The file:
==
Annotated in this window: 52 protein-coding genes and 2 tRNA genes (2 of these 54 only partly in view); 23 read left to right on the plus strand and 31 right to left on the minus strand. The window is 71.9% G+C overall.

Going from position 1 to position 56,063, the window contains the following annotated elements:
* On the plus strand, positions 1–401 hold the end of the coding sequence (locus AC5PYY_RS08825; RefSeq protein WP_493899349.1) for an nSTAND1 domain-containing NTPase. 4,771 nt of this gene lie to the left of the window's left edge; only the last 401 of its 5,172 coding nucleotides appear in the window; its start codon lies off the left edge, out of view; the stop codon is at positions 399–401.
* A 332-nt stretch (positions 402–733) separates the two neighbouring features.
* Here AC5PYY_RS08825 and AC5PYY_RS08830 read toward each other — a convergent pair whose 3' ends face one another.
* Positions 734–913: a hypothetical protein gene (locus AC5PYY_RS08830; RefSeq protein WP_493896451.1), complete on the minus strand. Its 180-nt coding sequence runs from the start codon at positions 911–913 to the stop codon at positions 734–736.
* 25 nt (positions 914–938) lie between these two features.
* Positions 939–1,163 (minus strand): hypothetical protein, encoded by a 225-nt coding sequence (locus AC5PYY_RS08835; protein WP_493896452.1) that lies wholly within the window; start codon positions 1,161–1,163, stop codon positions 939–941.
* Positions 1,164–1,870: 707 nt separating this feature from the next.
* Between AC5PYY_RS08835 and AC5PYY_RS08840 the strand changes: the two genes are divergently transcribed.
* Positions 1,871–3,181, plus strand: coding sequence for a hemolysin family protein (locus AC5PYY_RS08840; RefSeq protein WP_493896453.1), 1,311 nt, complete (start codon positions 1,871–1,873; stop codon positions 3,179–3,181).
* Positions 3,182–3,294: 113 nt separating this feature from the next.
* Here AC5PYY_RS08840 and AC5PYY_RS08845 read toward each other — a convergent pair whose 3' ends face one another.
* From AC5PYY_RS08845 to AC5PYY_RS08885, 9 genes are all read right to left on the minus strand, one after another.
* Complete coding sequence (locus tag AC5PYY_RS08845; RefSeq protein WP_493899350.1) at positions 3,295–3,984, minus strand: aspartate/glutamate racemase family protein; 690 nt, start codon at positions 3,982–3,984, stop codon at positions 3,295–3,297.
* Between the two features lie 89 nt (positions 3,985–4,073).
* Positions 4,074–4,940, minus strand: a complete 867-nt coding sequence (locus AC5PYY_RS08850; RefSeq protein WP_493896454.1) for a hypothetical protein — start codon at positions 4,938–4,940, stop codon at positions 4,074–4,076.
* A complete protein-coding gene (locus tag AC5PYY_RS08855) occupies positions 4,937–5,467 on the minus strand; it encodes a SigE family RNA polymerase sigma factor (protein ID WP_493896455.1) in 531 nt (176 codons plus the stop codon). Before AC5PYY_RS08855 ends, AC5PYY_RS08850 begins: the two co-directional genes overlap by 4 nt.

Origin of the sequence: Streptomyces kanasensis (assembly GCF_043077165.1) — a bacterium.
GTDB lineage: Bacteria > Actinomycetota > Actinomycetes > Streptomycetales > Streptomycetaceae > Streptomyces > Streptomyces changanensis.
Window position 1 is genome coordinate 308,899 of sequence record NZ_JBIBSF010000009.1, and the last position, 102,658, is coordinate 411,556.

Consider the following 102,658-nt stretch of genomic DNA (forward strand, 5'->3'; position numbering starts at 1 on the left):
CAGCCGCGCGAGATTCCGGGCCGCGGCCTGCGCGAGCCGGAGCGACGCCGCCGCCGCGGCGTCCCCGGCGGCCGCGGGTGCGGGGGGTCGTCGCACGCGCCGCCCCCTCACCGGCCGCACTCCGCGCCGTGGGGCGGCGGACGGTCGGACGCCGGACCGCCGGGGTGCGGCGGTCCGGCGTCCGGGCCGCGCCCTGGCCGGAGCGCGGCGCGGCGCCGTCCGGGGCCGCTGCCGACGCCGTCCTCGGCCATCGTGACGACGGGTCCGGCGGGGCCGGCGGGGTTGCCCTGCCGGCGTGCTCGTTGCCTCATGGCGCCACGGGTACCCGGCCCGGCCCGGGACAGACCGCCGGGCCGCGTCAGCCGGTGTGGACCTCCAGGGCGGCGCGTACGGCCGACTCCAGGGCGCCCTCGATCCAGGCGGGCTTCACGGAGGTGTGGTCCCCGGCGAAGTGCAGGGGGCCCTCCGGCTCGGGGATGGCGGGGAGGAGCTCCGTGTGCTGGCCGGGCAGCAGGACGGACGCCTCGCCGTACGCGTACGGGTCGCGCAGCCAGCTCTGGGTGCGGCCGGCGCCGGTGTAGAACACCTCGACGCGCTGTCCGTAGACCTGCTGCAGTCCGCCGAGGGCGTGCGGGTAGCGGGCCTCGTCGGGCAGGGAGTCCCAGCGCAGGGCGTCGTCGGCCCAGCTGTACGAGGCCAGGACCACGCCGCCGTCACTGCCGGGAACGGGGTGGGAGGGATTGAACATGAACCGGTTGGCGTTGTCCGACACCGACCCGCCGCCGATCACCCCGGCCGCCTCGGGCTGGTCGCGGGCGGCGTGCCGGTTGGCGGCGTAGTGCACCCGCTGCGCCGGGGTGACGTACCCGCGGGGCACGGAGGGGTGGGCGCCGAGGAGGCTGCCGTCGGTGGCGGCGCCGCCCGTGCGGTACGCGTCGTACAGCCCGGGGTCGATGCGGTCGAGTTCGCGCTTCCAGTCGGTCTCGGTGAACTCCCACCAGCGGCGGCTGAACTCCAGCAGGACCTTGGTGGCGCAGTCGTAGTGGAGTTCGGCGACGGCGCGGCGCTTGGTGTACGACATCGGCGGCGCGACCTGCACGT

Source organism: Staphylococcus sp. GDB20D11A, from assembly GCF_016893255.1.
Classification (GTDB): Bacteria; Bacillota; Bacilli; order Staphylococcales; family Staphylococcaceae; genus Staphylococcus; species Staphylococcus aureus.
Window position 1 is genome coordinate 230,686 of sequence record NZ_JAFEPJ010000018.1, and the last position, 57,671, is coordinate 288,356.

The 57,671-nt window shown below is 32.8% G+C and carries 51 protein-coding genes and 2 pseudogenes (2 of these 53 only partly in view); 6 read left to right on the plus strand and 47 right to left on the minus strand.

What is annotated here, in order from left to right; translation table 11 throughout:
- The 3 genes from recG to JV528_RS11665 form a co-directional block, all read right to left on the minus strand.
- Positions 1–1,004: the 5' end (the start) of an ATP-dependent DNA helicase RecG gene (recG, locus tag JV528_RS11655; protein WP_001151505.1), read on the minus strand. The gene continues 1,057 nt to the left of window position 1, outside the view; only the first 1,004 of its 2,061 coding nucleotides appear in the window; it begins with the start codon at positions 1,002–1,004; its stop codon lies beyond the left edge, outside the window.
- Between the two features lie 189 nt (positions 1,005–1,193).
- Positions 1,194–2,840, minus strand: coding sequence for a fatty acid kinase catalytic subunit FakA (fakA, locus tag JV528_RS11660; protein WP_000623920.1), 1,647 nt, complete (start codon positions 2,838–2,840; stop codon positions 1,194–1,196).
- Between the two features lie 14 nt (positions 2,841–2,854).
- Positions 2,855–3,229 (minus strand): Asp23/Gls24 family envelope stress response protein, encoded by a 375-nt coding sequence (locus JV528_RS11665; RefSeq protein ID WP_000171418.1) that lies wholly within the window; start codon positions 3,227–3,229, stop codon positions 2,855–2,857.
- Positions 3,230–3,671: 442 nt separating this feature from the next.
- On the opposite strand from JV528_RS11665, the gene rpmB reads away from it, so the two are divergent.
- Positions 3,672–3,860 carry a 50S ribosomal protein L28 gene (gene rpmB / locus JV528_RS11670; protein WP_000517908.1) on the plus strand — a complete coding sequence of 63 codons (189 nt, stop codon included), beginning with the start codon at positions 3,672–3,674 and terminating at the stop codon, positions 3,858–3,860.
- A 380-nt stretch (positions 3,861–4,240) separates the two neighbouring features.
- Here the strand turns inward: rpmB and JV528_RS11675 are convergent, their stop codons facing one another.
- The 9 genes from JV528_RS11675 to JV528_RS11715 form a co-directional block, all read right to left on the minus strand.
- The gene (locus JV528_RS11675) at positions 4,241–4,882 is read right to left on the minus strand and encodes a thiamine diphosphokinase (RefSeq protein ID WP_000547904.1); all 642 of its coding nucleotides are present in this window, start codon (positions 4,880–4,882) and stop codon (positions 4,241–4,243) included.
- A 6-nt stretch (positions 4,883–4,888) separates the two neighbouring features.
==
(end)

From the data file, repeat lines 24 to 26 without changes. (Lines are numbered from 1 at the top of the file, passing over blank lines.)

Source organism: Staphylococcus sp. GDB20D11A, from assembly GCF_016893255.1.
Classification (GTDB): Bacteria; Bacillota; Bacilli; order Staphylococcales; family Staphylococcaceae; genus Staphylococcus; species Staphylococcus aureus.
Window position 1 is genome coordinate 230,686 of sequence record NZ_JAFEPJ010000018.1, and the last position, 57,671, is coordinate 288,356.